Two weeks ago I had the privilege of presenting digital media at Disney Interactive in partnership with the Washington Technology Industry Association. As expected, we sold out the event and had a variety of executives from Washington businesses in attendance.
Three of the largest “wrap your mind around it” items are covered on slide three, four, and sixteen (detail below) – along with a partner brainstorm and diagram sheet on slide twenty. The full deck is included below.
SLIDE THREE: Growth of Conversation. Is a simple visual really: from 2007 to 2009 we have seen 342 million conversations grow to 588 million. That percentage shift is noteworthy, but the larger trend to look at is how much of the conversation shifted from being “on site” to “off site”- this is the magic shift that identifies how the audience has seized control of communication channels.
[stextbox id=”info”]Keep in mind: that these users come from all sorts of digital niches. They break the traditional model of communicating with local people, and represent transmission of information across cultural, financial, legal, and geographic borders. [/stextbox]
SLIDE FOUR: The adoption and penetration of mobile usage is the next compounding point. A primary reason for the shift in conversation between 2007 and 2009 for onsite/offsite usage is simply accessibility. A massive amount of the worldwide population is moving into 3G and 4G service, meaning they can stream information on a 24/7 basis around the world.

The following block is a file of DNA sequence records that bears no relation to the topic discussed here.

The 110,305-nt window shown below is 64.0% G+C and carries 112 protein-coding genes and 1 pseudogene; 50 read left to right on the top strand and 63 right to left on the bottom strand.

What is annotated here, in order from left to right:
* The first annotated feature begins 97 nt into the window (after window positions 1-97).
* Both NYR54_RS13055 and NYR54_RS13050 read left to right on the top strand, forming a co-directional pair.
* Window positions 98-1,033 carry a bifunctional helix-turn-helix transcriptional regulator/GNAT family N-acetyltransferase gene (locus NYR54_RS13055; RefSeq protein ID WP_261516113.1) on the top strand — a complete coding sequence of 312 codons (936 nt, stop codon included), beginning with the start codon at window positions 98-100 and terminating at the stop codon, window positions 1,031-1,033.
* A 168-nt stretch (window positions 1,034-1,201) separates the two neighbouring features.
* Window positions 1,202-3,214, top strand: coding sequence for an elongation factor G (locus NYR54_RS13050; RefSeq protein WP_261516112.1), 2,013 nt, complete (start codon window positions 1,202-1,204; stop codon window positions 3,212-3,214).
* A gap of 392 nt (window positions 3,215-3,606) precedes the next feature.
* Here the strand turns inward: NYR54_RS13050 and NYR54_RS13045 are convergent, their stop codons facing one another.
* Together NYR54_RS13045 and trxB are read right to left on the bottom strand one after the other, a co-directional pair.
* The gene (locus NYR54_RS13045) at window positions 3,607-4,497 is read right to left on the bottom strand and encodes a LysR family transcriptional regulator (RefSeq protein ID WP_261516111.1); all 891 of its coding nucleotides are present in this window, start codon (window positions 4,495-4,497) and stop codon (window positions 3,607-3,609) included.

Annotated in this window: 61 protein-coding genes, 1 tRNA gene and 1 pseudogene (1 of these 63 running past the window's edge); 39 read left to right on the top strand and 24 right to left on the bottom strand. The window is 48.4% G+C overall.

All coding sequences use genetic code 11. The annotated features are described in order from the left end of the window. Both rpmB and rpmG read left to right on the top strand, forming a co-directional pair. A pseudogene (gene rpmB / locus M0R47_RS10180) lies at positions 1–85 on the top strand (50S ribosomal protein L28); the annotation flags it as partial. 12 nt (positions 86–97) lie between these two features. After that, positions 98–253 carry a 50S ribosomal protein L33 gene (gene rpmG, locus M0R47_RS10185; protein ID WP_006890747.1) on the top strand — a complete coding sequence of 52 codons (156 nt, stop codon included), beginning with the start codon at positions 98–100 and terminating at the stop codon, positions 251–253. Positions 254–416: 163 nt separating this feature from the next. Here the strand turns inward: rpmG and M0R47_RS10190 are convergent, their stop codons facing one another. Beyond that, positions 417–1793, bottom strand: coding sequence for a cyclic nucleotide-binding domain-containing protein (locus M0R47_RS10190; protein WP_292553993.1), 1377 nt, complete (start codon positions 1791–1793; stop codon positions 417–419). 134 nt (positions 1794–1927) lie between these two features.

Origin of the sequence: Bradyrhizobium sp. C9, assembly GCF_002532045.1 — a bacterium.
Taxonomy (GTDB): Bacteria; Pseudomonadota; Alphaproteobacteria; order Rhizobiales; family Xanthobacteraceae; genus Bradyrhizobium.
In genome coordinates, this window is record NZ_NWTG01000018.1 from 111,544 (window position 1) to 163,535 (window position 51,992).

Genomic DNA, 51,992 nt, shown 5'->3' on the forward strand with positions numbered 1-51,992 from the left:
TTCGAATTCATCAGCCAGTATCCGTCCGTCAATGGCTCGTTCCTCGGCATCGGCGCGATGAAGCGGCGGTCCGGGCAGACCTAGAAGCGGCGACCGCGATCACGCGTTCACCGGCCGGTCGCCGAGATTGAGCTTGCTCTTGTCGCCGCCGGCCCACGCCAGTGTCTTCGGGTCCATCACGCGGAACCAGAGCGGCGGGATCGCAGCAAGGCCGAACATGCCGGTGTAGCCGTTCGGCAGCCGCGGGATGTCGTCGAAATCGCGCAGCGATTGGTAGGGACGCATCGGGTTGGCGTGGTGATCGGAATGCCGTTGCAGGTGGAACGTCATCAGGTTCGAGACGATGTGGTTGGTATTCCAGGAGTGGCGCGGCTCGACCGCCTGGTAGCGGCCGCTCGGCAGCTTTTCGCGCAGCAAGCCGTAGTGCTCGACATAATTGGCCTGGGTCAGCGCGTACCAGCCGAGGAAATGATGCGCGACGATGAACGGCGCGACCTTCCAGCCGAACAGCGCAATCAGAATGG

When we look at the United States compared to other markets, the next four to five years is going to see a doubling in penetration and adoption, while some segments of the world like Europe and East Asia are expected to reach over 90% coverage.
[stextbox id=”info”]When both of these ideas combine, you can begin to see a transformation in basic information and service utilities: ranging from free city WIFI, national political voting systems, workforce virtualization and more. [/stextbox]
SLIDE SIXTEEN: using Twitter as an example, we are just at an infancy for taking information people are broadcasting on a daily basis and placing it to a location. While Twitter doesn’t support location searching very well, the API and data stream can be combined with all forms of personal and service data to locate clusters of users on a variety of topics that are both historical and real-time.
[stextbox id=”info”]The application of this data is immense. The amount of data is growing so quickly, that wireless and data carriers such as AT&T, Spring, and Verizon can sustain fast adoption of 3G and 4G handsets (such as the iPhone4 and HTC EVO.) Even fewer services can sift through all the data and present a manageable stream of information (such as My6sense and Tableau Software)[/stextbox]
HERE IS THE FULL SLIDE DECK